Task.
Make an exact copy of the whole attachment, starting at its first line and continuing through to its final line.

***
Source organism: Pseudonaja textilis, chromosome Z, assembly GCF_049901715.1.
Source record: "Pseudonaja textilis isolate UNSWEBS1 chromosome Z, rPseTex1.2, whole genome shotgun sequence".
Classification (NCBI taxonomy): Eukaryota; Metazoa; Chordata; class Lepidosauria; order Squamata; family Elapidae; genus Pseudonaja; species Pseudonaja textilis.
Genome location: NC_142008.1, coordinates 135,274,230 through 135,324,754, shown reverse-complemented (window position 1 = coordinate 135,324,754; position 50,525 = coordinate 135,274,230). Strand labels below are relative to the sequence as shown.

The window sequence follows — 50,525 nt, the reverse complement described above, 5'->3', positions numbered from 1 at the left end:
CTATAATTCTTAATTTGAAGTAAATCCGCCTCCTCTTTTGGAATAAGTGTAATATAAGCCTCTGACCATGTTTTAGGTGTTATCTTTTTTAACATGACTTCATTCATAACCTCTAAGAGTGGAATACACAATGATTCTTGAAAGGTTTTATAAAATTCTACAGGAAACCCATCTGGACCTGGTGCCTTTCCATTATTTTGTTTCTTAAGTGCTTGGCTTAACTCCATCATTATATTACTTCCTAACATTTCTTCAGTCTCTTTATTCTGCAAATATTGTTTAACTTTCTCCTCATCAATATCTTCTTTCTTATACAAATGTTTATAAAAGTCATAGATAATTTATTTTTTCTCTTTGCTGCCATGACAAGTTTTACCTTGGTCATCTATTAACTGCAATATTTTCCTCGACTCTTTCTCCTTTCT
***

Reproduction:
Source organism: Pseudonaja textilis, chromosome Z, assembly GCF_049901715.1.
Source record: "Pseudonaja textilis isolate UNSWEBS1 chromosome Z, rPseTex1.2, whole genome shotgun sequence".
Classification (NCBI taxonomy): Eukaryota; Metazoa; Chordata; class Lepidosauria; order Squamata; family Elapidae; genus Pseudonaja; species Pseudonaja textilis.
Genome location: NC_142008.1, coordinates 135,274,230 through 135,324,754, shown reverse-complemented (window position 1 = coordinate 135,324,754; position 50,525 = coordinate 135,274,230). Strand labels below are relative to the sequence as shown.

The window sequence follows — 50,525 nt, the reverse complement described above, 5'->3', positions numbered from 1 at the left end:
CTATAATTCTTAATTTGAAGTAAATCCGCCTCCTCTTTTGGAATAAGTGTAATATAAGCCTCTGACCATGTTTTAGGTGTTATCTTTTTTAACATGACTTCATTCATAACCTCTAAGAGTGGAATACACAATGATTCTTGAAAGGTTTTATAAAATTCTACAGGAAACCCATCTGGACCTGGTGCCTTTCCATTATTTTGTTTCTTAAGTGCTTGGCTTAACTCCATCATTATATTACTTCCTAACATTTCTTCAGTCTCTTTATTCTGCAAATATTGTTTAACTTTCTCCTCATCAATATCTTCTTTCTTATACAAATGTTTATAAAAGTCATAGATAATTTATTTTTTCTCTTTGCTGCCATGACAAGTTTTACCTTGGTCATCTATTAACTGCAATATTTTCCTCGACTCTTTCTCCTTTCT